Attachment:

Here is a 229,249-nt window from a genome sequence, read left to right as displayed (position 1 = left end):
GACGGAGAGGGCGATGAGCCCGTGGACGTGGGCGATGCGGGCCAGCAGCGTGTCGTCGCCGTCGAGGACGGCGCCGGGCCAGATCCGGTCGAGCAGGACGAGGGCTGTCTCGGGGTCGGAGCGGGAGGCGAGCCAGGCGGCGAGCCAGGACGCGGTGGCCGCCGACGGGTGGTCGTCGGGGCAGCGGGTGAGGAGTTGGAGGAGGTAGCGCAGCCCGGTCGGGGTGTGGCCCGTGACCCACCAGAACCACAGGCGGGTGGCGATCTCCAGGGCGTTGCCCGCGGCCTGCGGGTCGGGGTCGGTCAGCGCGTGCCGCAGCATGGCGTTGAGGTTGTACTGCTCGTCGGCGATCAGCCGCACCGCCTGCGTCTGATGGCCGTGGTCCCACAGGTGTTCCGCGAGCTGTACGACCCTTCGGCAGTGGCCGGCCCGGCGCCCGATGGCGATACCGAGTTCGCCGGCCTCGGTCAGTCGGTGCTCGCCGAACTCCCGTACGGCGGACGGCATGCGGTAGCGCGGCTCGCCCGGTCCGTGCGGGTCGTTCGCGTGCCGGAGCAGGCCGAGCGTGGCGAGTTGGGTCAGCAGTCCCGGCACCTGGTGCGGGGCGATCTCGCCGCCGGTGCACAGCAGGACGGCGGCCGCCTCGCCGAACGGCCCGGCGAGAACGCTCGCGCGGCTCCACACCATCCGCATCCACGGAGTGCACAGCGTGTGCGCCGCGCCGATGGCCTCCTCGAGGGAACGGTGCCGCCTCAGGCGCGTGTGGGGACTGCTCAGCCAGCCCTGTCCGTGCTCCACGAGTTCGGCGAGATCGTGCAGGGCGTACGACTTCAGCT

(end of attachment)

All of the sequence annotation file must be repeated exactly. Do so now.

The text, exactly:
Here is a 229,249-nt window from a genome sequence, read left to right as displayed (position 1 = left end):
GACGGAGAGGGCGATGAGCCCGTGGACGTGGGCGATGCGGGCCAGCAGCGTGTCGTCGCCGTCGAGGACGGCGCCGGGCCAGATCCGGTCGAGCAGGACGAGGGCTGTCTCGGGGTCGGAGCGGGAGGCGAGCCAGGCGGCGAGCCAGGACGCGGTGGCCGCCGACGGGTGGTCGTCGGGGCAGCGGGTGAGGAGTTGGAGGAGGTAGCGCAGCCCGGTCGGGGTGTGGCCCGTGACCCACCAGAACCACAGGCGGGTGGCGATCTCCAGGGCGTTGCCCGCGGCCTGCGGGTCGGGGTCGGTCAGCGCGTGCCGCAGCATGGCGTTGAGGTTGTACTGCTCGTCGGCGATCAGCCGCACCGCCTGCGTCTGATGGCCGTGGTCCCACAGGTGTTCCGCGAGCTGTACGACCCTTCGGCAGTGGCCGGCCCGGCGCCCGATGGCGATACCGAGTTCGCCGGCCTCGGTCAGTCGGTGCTCGCCGAACTCCCGTACGGCGGACGGCATGCGGTAGCGCGGCTCGCCCGGTCCGTGCGGGTCGTTCGCGTGCCGGAGCAGGCCGAGCGTGGCGAGTTGGGTCAGCAGTCCCGGCACCTGGTGCGGGGCGATCTCGCCGCCGGTGCACAGCAGGACGGCGGCCGCCTCGCCGAACGGCCCGGCGAGAACGCTCGCGCGGCTCCACACCATCCGCATCCACGGAGTGCACAGCGTGTGCGCCGCGCCGATGGCCTCCTCGAGGGAACGGTGCCGCCTCAGGCGCGTGTGGGGACTGCTCAGCCAGCCCTGTCCGTGCTCCACGAGTTCGGCGAGATCGTGCAGGGCGTACGACTTCAGCT